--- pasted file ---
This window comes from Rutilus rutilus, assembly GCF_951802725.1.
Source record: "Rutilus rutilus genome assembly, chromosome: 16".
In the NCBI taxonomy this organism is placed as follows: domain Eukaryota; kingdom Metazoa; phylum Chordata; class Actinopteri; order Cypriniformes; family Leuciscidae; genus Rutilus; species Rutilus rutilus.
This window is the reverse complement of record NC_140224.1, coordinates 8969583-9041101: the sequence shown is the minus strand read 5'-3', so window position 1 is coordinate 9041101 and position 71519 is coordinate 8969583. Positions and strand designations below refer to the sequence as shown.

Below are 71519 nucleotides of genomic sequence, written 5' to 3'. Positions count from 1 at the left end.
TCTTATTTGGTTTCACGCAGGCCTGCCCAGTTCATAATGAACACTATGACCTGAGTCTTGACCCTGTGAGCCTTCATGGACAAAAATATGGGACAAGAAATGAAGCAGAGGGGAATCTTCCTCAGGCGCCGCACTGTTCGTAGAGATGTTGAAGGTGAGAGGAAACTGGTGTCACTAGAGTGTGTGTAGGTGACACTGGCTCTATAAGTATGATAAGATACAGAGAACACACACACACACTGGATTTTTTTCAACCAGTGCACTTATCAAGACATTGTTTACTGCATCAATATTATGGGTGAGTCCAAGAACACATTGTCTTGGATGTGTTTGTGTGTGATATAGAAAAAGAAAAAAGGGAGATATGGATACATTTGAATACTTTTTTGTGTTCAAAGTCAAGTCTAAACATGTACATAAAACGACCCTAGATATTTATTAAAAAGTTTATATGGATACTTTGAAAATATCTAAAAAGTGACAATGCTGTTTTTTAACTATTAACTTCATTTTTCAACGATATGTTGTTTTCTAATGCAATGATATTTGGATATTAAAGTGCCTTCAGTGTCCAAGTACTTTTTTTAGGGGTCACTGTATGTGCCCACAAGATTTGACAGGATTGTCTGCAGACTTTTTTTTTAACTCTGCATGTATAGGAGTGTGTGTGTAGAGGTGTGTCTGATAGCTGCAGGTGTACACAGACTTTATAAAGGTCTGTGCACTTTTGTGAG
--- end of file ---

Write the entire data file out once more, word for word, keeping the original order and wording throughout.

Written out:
This window comes from Rutilus rutilus, assembly GCF_951802725.1.
Source record: "Rutilus rutilus genome assembly, chromosome: 16".
In the NCBI taxonomy this organism is placed as follows: domain Eukaryota; kingdom Metazoa; phylum Chordata; class Actinopteri; order Cypriniformes; family Leuciscidae; genus Rutilus; species Rutilus rutilus.
This window is the reverse complement of record NC_140224.1, coordinates 8969583-9041101: the sequence shown is the minus strand read 5'-3', so window position 1 is coordinate 9041101 and position 71519 is coordinate 8969583. Positions and strand designations below refer to the sequence as shown.

Below are 71519 nucleotides of genomic sequence, written 5' to 3'. Positions count from 1 at the left end.
TCTTATTTGGTTTCACGCAGGCCTGCCCAGTTCATAATGAACACTATGACCTGAGTCTTGACCCTGTGAGCCTTCATGGACAAAAATATGGGACAAGAAATGAAGCAGAGGGGAATCTTCCTCAGGCGCCGCACTGTTCGTAGAGATGTTGAAGGTGAGAGGAAACTGGTGTCACTAGAGTGTGTGTAGGTGACACTGGCTCTATAAGTATGATAAGATACAGAGAACACACACACACACTGGATTTTTTTCAACCAGTGCACTTATCAAGACATTGTTTACTGCATCAATATTATGGGTGAGTCCAAGAACACATTGTCTTGGATGTGTTTGTGTGTGATATAGAAAAAGAAAAAAGGGAGATATGGATACATTTGAATACTTTTTTGTGTTCAAAGTCAAGTCTAAACATGTACATAAAACGACCCTAGATATTTATTAAAAAGTTTATATGGATACTTTGAAAATATCTAAAAAGTGACAATGCTGTTTTTTAACTATTAACTTCATTTTTCAACGATATGTTGTTTTCTAATGCAATGATATTTGGATATTAAAGTGCCTTCAGTGTCCAAGTACTTTTTTTAGGGGTCACTGTATGTGCCCACAAGATTTGACAGGATTGTCTGCAGACTTTTTTTTTAACTCTGCATGTATAGGAGTGTGTGTGTAGAGGTGTGTCTGATAGCTGCAGGTGTACACAGACTTTATAAAGGTCTGTGCACTTTTGTGAG